This is a simple solution, but there are some drawbacks to be aware of.
Succulents, for example, can suffer root rot if they are kept in a saucer that is constantly drenched in water. You may have two options for other plants, especially if they prefer dry soil:
Stack a giant saucer on top of the plant’s saucer to pour water into the ring around it. You can keep the plant dry while keeping the ants at bay by doing this.
To prevent the roots from drying out, place the pot on a short platform such as stones or bricks.
Observe that even if they are not directly in contact with the water, succulents do not like the humidity that comes from the saucers. Other dry-loving plants, such as thyme, orchids, and sago palms, do fine with these solutions.
Mint Essential Oil Deters Ants
Mint’s stringy scent is also not fond of ants. Add a few drops of mint essential oil to the saucer to keep ants (and mice) at bay while refreshing your room (or the pot).
Marigolds For Ants
Certain plants repulse some insects. Perhaps this is why geraniums are so prevalent in Alpine cottage window boxes: They’re known for repelling insects. Marigolds, on the other hand, are repulsive to ants.
To be honest, many insects, including ants, find marigolds unbearable. A pot of marigolds can be kept in the same place as your other plants, or you can plant them around your home (which is why they are so common on the borders of buildings).
It’s a beautiful way to keep ants away from your pots.
- The best way to avoid an infestation is to remember its causes.
- Keep your potting soil moist and avoid drying it out.
- Refill the pot every few years with a new batch of mix.
- If you notice that the mixture has become water-repellent, soak it.
- Insects that excrete honeydew should be on the lookout for and eliminated.
The ants in your garden are suitable for your plants and flowers. Don’t set out to exterminate all ants because they prey on destructive insects. For the plant’s sake, you need to get them out of your potted plants.
Keep your plants well-maintained to avoid ant infestations, and remove any unwanted plants as soon as possible rather than letting them wither away in a pot.
Use Pot Feet
The worst ant infestations I’ve had occurred when the pot was placed directly on the ground or a deck. Lift the pot off the ground with your bare feet. As a result, the bottom of the pot gets plenty of air circulation.
Set the pot on a saucer or larger container and fill the base container halfway with water. Add a generous amount of essential oil, such as peppermint. Optional oils include citrus and cinnamon.
A water barrier is created between the ant and the pot’s entrance.
Plants That Attract Ants
Ants are drawn to these ant species because they are attracted to them. As a result, if you have them in your garden, they can attract ants to your crops.
- a desert willow that grows wild parsnip
- Clematis ‘Stonecrop’
The nectar of wild parsnips and desert willow attracts ants to the flowers of peonies.
On the other hand, Clematis, roses, small stonecrop, and penstemon entice aphids. The honeydew produced by aphids attracts ants, which eat the aphids.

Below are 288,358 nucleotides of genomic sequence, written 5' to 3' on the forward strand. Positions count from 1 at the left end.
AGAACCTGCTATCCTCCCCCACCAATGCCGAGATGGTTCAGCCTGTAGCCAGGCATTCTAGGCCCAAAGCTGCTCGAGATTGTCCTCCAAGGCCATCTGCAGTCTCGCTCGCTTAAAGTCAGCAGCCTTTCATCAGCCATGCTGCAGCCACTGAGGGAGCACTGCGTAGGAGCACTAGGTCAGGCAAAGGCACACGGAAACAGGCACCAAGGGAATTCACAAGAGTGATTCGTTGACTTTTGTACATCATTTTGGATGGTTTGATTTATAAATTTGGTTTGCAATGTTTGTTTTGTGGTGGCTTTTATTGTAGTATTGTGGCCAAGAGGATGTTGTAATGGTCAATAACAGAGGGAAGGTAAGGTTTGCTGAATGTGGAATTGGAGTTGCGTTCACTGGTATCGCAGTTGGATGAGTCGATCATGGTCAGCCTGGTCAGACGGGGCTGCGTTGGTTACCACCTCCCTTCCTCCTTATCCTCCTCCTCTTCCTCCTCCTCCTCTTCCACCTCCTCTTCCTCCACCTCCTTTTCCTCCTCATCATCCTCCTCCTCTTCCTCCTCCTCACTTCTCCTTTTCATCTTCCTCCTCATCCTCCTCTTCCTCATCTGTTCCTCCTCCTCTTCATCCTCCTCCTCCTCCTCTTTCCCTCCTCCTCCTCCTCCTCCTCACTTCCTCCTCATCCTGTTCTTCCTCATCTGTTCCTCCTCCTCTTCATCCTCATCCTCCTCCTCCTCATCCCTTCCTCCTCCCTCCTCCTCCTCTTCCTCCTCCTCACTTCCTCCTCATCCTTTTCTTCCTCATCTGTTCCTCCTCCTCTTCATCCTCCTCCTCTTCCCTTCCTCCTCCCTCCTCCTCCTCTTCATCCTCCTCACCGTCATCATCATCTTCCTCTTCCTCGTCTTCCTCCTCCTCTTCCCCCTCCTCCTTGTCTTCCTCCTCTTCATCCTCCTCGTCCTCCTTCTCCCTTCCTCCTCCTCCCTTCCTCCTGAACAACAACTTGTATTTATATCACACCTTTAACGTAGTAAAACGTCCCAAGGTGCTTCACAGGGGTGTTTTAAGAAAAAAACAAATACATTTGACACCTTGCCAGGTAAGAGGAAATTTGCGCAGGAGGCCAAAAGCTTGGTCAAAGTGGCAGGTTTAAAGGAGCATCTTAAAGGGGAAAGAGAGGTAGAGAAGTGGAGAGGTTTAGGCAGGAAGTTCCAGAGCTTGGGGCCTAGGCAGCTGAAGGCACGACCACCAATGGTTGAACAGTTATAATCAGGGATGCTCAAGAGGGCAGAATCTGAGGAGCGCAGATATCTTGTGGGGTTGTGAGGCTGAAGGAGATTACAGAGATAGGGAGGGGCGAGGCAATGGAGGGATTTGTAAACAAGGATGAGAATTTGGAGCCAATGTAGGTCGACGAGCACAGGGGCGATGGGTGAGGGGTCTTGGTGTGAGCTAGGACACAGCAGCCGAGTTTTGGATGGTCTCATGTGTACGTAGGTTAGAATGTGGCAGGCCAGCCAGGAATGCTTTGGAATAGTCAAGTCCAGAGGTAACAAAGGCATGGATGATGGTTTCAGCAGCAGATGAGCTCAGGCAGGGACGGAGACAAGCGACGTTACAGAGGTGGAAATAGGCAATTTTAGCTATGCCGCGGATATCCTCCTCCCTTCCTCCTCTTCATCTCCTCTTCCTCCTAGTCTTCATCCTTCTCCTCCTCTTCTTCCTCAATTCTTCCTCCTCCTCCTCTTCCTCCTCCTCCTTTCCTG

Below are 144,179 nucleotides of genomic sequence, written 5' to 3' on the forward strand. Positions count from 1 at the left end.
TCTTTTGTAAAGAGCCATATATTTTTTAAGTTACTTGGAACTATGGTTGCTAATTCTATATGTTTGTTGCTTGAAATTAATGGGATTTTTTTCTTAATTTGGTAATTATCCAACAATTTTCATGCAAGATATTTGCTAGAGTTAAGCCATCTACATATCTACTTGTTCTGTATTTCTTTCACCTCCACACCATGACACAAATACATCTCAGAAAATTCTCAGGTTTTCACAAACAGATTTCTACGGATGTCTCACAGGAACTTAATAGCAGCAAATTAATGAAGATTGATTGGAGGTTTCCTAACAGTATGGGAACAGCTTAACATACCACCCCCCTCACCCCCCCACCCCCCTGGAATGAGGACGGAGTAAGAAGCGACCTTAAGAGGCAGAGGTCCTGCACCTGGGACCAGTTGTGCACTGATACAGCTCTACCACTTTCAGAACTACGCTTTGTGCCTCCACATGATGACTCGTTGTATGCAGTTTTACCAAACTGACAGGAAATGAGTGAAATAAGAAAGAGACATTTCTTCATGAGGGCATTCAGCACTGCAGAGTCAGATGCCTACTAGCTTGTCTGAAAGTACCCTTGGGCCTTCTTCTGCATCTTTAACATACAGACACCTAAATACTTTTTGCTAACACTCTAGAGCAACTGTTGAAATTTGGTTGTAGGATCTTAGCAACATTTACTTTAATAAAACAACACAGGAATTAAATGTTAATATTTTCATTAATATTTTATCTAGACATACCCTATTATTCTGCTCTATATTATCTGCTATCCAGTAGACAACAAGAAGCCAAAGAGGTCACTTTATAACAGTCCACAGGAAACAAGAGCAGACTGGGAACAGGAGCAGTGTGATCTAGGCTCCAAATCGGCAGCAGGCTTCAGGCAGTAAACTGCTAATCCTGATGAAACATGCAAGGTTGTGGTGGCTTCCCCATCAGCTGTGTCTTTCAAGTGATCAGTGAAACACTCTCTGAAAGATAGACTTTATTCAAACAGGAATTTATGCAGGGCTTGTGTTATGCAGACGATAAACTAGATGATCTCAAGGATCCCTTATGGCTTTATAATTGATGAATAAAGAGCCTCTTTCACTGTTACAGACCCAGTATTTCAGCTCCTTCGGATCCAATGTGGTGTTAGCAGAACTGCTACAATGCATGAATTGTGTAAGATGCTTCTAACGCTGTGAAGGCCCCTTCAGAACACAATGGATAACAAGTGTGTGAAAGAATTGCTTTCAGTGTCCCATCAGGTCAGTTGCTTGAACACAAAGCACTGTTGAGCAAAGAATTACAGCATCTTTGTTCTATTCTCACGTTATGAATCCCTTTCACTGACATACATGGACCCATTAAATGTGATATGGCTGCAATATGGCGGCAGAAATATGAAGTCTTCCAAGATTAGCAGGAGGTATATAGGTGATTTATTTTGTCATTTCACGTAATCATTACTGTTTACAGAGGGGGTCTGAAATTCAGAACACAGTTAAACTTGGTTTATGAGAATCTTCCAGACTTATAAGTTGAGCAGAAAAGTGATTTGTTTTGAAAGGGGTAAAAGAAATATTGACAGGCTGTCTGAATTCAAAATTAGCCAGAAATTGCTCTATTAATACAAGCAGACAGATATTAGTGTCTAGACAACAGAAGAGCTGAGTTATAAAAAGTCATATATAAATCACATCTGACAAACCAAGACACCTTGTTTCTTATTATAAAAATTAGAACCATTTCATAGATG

White Ants In Potted Plants
White ant-like bugs, known as termites, can be found in potted plants from time to time.
Termites will eat the nutrients in the soil and wreak havoc on the roots of the plants, causing them to die.
On the other hand, termites don’t attack potted plants when the soil is dry, unlike ants. When the weather is dry and sources of moisture are depleted, moist soil attracts termites.
A pest controller should be hired if you find termites in potted plants in your home.
For the most part, termites are responsible for a great deal of the costly damage to your home. Undeterred, they have the potential to destroy your house.
If you have termites in your yard’s potted plants, your yard has termites that aren’t visible.
The bottom of the plant pot is where these termites will burrow into the plant.
Termites are attracted to potted plants in the summer because of the water that seeps out of the soil through the pot’s bottom and into the air.
Change the soil in your indoor potted plants to get rid of termites. A plant-safe termite killer spray is also an option.
However, it is possible that the spray will not reach the termites due to poor soil penetration. So, it’s best to remove the old soil and replace it with new, termite-infested soil.
If termites are found in potted plants, your yard will need a thorough termite treatment.
Termite-resistant mulch can be used in place of standard mulch in beds.
It’s also critical to get rid of termite-infested wood from your property.
Termites will infest your home soon. In other words, if you see termites in your outdoor potted plants, act quickly to get rid of them.
Can Ants Kill Plants IN Pots?
Dead plants are rarely the fault of ants. Occasionally, a plant’s root system can be disturbed by too many ants in the soil, causing it to die out.
If the roots are young or fragile, they can easily be damaged by their tunnels in the soil. The bacteria carried by ants can also harm the plant.
Why Are Ants In My Potted Plants?
Various factors can cause an ant infestation in or around your potted plants. Aside from the insects that produce honeydew, which ants eat, there are a few other possible explanations:
Water can’t soak into the dirt, and it can go into a fresh soil mix. If this occurs, the dry soil will be riddled with holes. A place like this is ideal for ants. Changing the soil is necessary if you notice that it is not absorbing water. The roots are vulnerable, so be careful.